In a badly designed book, the letters mill and stand like starving horses in a field… In a well-made book… the letters are alive. They dance in their seats. Sometimes they rise and dance in the margins and aisles. (Robert Bringhurst, The Elements of Style)
I’ve been enjoying a slow crawl through Robert Bringhurst’s The Elements of Typographic Style. The book has both the poet’s charming ability to turn a phrase and an engaging continuous theme of what Brian Zmijewski terms progressive design. In Elements, Bringhurst states the goal of typographic design is to represent written content accessibly and accurately1. The principal tactic to achieve this goal is by designing from the “content out”:
Read the text before designing it… Discover the outer logic of the typography in the inner logic of the text.
In other words, Bringhurst argues that to make something well, you must first understand its core meaning, purpose and character (aka. “the text”). Only after this first step is taken should considerations like fonts, margins, and layout, come into consideration.
This is sage advice for any typographer; I think it applies to business too. Thousands of people make millions of new products every year. Staff are hired, plans drafted, monies spent and then most of these products fail.
So how does a company avoid making products that are not worth making at all? Budget excuses aside, a common element of unsuccessful products (and startups) is that they fail to deliver significant value to customers. This is a good place to start! To illustrate the point of value, let me replace a few of Bringhurst’s wise words with my own:
Understand the customer before designing a solution… Discover the outer logic of the product in the inner logic of the customer.
“Reading the text” when creating a product, then, is the process by which we can better understand the inner logic of the customer,2 that is, to anticipate their wants and needs. Here are a few questions I’ve found useful:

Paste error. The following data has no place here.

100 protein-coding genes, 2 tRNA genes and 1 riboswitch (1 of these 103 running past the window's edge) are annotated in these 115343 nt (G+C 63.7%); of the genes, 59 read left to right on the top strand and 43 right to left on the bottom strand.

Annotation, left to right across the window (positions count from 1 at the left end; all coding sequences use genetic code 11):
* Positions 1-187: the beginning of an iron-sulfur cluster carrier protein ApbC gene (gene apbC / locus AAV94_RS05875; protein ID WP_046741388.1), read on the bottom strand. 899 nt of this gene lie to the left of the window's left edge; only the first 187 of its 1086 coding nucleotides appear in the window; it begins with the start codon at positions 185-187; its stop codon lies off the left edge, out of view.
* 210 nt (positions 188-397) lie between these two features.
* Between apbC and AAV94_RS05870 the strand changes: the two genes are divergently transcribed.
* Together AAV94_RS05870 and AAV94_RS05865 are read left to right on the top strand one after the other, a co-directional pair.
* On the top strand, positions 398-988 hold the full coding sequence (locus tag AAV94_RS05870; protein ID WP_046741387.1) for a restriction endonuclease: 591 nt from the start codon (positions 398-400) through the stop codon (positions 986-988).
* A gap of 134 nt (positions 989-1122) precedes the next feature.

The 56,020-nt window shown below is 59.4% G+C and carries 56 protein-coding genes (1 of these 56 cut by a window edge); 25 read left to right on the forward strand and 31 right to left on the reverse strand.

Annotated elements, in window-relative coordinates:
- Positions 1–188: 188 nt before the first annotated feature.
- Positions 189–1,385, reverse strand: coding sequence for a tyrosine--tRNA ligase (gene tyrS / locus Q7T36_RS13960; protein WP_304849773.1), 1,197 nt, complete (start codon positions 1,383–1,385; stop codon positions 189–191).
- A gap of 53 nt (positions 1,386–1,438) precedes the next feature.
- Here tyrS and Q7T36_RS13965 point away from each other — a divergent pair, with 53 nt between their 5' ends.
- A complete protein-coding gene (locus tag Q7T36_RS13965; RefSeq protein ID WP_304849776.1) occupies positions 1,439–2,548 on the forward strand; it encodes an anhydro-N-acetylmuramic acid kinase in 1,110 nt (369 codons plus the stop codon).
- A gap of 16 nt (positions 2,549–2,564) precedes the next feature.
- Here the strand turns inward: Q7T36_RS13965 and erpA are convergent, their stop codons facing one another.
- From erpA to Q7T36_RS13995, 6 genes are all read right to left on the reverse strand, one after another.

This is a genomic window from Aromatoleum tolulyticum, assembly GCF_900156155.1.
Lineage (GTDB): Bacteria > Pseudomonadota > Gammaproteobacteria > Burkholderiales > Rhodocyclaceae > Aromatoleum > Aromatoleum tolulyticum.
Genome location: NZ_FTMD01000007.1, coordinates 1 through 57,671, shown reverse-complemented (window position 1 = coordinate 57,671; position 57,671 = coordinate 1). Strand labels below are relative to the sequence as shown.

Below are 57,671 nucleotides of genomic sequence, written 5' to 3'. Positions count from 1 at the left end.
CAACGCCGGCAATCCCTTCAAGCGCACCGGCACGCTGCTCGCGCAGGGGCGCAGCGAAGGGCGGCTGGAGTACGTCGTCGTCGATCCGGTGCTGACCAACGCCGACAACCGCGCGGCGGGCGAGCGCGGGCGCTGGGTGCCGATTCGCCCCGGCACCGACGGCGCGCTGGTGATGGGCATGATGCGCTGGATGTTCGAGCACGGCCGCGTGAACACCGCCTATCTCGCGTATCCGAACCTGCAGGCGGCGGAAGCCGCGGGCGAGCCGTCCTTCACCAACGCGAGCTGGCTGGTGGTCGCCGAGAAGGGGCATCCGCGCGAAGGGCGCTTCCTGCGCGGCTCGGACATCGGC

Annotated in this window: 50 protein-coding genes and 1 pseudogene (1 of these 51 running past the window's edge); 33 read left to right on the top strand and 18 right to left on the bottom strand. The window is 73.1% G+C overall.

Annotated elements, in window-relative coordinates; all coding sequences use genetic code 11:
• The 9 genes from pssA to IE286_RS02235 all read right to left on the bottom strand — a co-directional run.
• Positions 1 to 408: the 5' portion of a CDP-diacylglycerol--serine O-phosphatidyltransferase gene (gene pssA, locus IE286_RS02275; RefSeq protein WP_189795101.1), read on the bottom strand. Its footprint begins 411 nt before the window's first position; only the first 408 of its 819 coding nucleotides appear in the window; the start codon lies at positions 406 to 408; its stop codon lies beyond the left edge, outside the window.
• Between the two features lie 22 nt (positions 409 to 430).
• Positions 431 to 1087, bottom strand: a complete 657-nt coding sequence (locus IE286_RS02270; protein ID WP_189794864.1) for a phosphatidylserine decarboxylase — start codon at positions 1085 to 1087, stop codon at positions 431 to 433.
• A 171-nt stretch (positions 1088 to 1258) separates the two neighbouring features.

- What are some important motivations for the person(s) involved?
- What job is the product being hired to do by each person involved?
- What actions allow us to validate that the product/idea is significant3 in addressing those motivations with a minimum of effort?
In my experience if an entrepreneur addresses each of these questions, the processes of drafting a new product, a pitch, a startup company strategy, or a marketing campaign becomes much less challenging.
Ultimately we make products for other people. When we work directly, honestly and sympathetically to help others achieve their motivations, we’re more likely to create a product that, like a well-designed book, feels meaningful and alive. These are the products that are worth making. As Jason Fried of 37 Signals has put it:
“Here’s what our product can do” and “Here’s what you can do with our product” sound similar, but they are completely different approaches.
1. Bringhurst’s Elements tells us that the purpose of typography is “to honour and elucidate the character of the text”.
2. By “customer” I mean anyone who decides on an investment of time, effort or money.
3. A good way to measure the significance (value) of a product to a customer is by determining how much they will pay (to make it, to buy it, to rent it, to keep it, etc.)
The photo is of Jitterbug dancers in NYC by Alan Fisher in 1938. The dance was controversial in multiple contexts. Events featuring the Jitterbug filled seats and dance floors (and sometimes the aisles too). The coloration is anachronistic and entirely my fault.